OMAHA, Neb. --- To people in college baseball, Rosenblatt Stadium is as much a shrine to the sport as Wrigley Field, Fenway Park or the old Yankee Stadium.
Every year since 1950, the Division I championship has culminated with the College World Series at the ballpark atop a hill in Omaha, Neb.
Come Saturday, the series will begin its last run at Rosenblatt before moving to a new downtown stadium in 2011. The final field at Rosenblatt includes Clemson, South Carolina, TCU, Florida, Florida State, UCLA, Arizona State and Oklahoma.
Retired Louisiana State University coach Skip Bertman said he feels the pangs of nostalgia. He won five national championships and made 13 other visits to Rosenblatt as either a head coach or assistant, and he's come back most years since retiring in 2001.
The Tigers won't be back to defend their national title this year, but Bertman will be here anyway.
"They can't take away the memories," Bertman said. "It's only girders, steel, aluminum and wood, and they're just going to move it a couple miles. They're not taking the College World Series away from Omaha. The new girders, steel, wood and metal will house the fans and players in a more comfortable fashion and everyone will benefit."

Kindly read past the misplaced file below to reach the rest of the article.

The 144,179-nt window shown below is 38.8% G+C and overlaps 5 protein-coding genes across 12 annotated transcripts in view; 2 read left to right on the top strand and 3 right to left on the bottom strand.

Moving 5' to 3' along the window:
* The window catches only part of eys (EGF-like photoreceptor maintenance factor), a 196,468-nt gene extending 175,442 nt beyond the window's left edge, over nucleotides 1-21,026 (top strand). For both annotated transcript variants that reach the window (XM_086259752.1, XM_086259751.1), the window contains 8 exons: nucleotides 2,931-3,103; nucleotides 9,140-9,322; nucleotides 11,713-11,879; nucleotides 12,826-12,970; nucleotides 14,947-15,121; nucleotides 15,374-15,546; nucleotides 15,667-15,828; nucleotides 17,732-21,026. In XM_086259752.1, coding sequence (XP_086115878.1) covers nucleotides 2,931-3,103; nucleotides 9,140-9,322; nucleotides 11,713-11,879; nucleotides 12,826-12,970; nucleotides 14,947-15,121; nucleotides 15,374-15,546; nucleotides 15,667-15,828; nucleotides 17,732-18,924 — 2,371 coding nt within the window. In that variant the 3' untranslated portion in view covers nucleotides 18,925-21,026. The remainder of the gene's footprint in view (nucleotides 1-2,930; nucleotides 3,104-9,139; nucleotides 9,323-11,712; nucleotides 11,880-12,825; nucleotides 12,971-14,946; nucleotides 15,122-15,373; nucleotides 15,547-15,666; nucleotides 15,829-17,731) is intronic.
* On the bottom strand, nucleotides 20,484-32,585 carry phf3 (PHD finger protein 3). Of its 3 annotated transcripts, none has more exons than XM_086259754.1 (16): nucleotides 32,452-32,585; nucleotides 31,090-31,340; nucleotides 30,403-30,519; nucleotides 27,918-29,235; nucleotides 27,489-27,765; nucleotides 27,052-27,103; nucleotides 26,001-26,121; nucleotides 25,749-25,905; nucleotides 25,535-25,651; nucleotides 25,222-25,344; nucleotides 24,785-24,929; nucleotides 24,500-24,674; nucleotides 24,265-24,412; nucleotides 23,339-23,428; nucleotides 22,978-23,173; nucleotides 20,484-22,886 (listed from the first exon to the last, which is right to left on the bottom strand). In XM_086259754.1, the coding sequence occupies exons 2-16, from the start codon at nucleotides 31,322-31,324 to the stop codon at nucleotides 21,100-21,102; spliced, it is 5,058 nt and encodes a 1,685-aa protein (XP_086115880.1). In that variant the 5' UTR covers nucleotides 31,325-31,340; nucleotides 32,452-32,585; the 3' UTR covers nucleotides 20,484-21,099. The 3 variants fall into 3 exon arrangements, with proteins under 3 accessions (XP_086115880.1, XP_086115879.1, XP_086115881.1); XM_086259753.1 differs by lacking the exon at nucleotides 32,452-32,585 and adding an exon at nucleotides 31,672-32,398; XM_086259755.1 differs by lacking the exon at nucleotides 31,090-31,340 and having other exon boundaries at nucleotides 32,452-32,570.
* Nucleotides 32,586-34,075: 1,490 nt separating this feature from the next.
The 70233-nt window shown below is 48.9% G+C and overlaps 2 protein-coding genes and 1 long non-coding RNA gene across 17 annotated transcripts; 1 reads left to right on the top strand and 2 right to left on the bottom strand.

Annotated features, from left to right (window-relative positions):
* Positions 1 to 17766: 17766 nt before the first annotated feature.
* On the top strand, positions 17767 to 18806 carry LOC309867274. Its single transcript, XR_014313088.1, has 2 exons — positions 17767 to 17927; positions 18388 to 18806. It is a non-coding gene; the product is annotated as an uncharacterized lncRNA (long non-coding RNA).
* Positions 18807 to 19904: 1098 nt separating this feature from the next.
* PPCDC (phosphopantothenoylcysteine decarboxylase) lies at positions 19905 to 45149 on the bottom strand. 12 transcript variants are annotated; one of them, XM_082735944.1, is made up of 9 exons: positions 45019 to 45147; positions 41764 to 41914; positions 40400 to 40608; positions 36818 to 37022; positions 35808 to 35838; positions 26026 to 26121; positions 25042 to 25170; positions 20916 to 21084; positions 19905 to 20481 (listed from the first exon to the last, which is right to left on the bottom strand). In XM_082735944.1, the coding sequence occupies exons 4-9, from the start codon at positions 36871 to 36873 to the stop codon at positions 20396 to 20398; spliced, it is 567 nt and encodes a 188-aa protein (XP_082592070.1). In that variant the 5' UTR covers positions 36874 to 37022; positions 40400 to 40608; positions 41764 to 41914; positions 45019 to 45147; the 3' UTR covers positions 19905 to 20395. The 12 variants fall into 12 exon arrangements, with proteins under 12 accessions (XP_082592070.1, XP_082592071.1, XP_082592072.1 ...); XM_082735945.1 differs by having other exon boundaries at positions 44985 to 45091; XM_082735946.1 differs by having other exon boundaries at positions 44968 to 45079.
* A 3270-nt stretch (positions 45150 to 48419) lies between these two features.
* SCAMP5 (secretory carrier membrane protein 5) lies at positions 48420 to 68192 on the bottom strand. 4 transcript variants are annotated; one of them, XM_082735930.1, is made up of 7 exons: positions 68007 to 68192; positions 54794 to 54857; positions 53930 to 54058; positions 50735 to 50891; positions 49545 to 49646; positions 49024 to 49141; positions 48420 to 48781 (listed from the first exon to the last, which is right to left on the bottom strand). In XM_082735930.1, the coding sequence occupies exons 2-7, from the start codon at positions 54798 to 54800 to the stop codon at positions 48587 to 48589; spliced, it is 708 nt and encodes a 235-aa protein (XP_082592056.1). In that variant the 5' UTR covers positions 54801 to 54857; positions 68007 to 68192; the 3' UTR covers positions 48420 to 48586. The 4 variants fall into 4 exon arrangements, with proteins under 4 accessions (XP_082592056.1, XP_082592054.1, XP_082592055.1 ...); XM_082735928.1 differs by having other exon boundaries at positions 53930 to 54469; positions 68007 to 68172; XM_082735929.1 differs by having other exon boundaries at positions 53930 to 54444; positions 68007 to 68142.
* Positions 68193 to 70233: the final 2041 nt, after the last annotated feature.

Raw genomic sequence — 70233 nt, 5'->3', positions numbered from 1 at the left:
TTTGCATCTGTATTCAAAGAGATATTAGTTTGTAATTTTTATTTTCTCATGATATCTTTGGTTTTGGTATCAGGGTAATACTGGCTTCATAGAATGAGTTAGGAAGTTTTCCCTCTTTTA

A ticket for the CWS' last go-round at Rosenblatt is a tough one. Sports fans across the nation who have put off making a trip to Rosenblatt suddenly realize that this is their last chance, local ticket broker Chad Carr says.
A box seat to Saturday's opener, with a face value of $27, was listed as high as $325 on Carr's Ticket Express Web site earlier this week. Carr said his CWS sales were about 30 percent ahead of a comparable time last year.
"There's a sense of nostalgia in the air, with people wanting to experience the College World Series in its true, noncorporate form one last time," Carr said.
Rosenblatt was considered state-of-the-art when it opened as Omaha Stadium in 1948. The city spent about $1 million to build what originally was a 10,000-seat stadium.
It was renamed Rosenblatt Stadium in 1964, after Johnny Rosenblatt, a popular Omaha mayor and baseball enthusiast.
The stadium's national acclaim has come in more recent years and is owed exclusively to the College World Series' 10-day run each June. There have been countless memorable moments, from Warren Morris' two-out, bottom-of-the-ninth home run that gave LSU the 1996 national championship to Dave Winfield's one-hit effort for Minnesota in 1973 that went for naught against Southern California to Miami's phantom pick-off play against Wichita State in 1982.
"It is the epitome of college baseball," Wichita State coach Gene Stephenson said. "It is the pinnacle of where everybody wants to be."